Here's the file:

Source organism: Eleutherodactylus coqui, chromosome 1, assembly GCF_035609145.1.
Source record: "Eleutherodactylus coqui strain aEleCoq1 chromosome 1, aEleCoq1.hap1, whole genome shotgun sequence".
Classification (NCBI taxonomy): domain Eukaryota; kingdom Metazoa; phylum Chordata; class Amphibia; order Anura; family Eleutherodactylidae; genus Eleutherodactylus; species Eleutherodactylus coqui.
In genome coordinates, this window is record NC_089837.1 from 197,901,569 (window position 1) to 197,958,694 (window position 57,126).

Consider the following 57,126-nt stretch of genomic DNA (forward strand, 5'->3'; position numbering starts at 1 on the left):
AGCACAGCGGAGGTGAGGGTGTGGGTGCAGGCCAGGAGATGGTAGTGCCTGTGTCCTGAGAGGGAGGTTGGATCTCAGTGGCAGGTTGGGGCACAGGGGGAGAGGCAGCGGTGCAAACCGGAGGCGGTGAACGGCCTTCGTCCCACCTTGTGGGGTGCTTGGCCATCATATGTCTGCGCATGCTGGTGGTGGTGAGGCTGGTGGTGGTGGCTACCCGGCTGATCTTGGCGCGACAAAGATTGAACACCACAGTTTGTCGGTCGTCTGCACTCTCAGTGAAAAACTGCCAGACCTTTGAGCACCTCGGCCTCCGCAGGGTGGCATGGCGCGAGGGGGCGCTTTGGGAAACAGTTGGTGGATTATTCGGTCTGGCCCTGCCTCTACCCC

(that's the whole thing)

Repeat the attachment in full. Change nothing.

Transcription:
Source organism: Eleutherodactylus coqui, chromosome 1, assembly GCF_035609145.1.
Source record: "Eleutherodactylus coqui strain aEleCoq1 chromosome 1, aEleCoq1.hap1, whole genome shotgun sequence".
Classification (NCBI taxonomy): domain Eukaryota; kingdom Metazoa; phylum Chordata; class Amphibia; order Anura; family Eleutherodactylidae; genus Eleutherodactylus; species Eleutherodactylus coqui.
In genome coordinates, this window is record NC_089837.1 from 197,901,569 (window position 1) to 197,958,694 (window position 57,126).

Consider the following 57,126-nt stretch of genomic DNA (forward strand, 5'->3'; position numbering starts at 1 on the left):
AGCACAGCGGAGGTGAGGGTGTGGGTGCAGGCCAGGAGATGGTAGTGCCTGTGTCCTGAGAGGGAGGTTGGATCTCAGTGGCAGGTTGGGGCACAGGGGGAGAGGCAGCGGTGCAAACCGGAGGCGGTGAACGGCCTTCGTCCCACCTTGTGGGGTGCTTGGCCATCATATGTCTGCGCATGCTGGTGGTGGTGAGGCTGGTGGTGGTGGCTACCCGGCTGATCTTGGCGCGACAAAGATTGAACACCACAGTTTGTCGGTCGTCTGCACTCTCAGTGAAAAACTGCCAGACCTTTGAGCACCTCGGCCTCCGCAGGGTGGCATGGCGCGAGGGGGCGCTTTGGGAAACAGTTGGTGGATTATTCGGTCTGGCCCTGCCTCTACCCC